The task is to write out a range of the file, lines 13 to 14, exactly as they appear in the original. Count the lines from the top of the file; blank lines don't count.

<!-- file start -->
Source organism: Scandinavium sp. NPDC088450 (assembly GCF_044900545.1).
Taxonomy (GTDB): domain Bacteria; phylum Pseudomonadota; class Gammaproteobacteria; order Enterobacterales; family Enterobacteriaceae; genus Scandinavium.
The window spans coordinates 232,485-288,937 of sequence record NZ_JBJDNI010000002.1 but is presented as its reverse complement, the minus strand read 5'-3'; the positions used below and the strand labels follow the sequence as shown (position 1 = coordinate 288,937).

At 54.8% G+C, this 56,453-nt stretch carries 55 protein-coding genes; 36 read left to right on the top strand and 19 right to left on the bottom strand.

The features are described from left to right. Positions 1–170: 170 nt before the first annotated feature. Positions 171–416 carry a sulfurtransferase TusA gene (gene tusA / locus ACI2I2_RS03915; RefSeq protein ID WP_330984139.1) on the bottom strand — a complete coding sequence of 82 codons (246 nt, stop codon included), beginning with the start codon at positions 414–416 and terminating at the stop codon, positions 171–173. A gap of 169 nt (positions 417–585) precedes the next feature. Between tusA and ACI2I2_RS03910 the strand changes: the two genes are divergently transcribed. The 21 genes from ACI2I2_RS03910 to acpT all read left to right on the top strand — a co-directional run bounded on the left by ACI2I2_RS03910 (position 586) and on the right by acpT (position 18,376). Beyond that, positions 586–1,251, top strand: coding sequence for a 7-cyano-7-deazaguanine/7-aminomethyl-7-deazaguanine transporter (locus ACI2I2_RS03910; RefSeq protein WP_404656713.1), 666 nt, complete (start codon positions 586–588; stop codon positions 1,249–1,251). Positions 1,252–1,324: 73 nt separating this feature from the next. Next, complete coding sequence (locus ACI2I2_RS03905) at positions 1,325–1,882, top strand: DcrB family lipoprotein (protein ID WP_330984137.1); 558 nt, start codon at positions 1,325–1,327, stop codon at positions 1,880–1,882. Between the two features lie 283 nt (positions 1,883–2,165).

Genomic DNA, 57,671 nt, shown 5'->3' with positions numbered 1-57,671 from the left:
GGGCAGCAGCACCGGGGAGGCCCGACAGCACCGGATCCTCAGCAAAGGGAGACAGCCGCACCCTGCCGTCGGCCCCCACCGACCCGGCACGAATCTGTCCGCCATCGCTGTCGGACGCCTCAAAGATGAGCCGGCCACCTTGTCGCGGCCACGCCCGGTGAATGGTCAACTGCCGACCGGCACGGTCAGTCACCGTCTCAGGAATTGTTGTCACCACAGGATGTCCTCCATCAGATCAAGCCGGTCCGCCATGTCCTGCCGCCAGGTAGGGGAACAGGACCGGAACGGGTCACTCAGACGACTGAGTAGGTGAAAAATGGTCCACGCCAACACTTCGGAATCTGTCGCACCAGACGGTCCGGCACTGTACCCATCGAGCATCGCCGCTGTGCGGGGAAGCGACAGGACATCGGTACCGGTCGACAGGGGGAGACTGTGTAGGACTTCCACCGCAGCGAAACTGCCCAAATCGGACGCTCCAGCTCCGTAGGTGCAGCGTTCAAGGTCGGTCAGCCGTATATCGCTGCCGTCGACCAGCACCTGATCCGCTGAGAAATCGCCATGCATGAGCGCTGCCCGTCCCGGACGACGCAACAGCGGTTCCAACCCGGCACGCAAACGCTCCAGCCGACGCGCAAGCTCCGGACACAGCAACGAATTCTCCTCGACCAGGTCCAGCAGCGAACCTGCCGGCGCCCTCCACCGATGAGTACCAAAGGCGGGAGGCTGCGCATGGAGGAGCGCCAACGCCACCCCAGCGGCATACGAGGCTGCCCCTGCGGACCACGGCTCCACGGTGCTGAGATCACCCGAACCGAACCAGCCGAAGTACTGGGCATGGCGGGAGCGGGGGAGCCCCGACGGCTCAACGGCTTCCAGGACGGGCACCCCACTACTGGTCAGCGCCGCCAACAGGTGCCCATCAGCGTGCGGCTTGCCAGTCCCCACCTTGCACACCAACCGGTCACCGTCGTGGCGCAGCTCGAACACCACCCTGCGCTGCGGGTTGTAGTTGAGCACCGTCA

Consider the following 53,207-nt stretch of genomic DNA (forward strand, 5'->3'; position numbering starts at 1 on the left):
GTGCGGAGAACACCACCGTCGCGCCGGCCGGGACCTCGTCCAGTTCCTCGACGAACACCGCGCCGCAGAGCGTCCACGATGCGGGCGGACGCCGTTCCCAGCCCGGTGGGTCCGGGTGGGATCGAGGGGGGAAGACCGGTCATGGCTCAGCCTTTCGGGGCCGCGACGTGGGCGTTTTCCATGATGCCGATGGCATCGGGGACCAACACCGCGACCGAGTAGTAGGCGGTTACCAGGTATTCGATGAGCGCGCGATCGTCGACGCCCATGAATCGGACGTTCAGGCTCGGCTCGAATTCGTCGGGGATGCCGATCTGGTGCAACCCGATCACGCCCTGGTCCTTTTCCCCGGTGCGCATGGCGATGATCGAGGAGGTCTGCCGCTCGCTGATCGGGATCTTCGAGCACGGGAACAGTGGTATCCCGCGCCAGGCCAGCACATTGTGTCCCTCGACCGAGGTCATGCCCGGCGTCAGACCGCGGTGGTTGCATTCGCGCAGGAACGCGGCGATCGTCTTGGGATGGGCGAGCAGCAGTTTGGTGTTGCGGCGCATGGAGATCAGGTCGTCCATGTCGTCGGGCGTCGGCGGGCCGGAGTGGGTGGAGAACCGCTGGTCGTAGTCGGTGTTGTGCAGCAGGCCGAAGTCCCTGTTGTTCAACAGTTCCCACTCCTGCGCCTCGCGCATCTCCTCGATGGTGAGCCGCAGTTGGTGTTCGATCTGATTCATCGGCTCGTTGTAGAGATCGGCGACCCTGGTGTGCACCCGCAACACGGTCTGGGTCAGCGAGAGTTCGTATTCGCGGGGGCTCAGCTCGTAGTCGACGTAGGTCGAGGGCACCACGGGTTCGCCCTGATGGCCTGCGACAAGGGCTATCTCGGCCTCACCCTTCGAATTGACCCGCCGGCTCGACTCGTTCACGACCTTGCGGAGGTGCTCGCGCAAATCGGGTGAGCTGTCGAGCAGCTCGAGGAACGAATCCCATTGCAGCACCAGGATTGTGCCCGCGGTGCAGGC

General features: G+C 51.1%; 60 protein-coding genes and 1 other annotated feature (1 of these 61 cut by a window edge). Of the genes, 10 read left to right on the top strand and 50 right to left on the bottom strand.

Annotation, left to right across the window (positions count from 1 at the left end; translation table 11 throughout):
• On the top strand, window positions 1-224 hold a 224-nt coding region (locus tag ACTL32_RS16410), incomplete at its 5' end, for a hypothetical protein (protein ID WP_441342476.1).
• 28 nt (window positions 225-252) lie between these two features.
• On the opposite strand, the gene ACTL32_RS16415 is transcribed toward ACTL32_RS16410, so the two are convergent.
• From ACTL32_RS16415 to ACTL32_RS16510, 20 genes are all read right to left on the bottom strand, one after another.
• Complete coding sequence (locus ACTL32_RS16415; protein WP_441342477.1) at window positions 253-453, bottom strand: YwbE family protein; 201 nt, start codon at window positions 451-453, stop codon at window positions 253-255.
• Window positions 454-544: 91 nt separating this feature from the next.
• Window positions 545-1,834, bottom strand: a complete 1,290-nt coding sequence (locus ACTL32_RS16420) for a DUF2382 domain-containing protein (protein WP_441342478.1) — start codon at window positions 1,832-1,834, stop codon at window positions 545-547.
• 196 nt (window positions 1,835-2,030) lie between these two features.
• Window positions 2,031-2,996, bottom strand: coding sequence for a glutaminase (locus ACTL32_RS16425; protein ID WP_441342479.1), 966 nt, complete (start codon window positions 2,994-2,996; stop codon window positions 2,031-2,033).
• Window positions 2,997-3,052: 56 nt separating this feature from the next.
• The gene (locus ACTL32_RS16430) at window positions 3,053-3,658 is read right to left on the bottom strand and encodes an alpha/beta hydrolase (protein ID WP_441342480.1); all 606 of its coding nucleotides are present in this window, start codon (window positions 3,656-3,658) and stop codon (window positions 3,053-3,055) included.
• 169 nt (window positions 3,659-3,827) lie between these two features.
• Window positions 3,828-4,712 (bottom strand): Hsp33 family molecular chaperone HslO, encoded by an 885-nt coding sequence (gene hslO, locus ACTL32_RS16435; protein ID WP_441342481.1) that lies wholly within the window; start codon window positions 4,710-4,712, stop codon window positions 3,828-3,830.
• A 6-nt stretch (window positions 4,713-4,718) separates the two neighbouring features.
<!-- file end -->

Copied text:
• 28 nt (window positions 225-252) lie between these two features.
• On the opposite strand, the gene ACTL32_RS16415 is transcribed toward ACTL32_RS16410, so the two are convergent.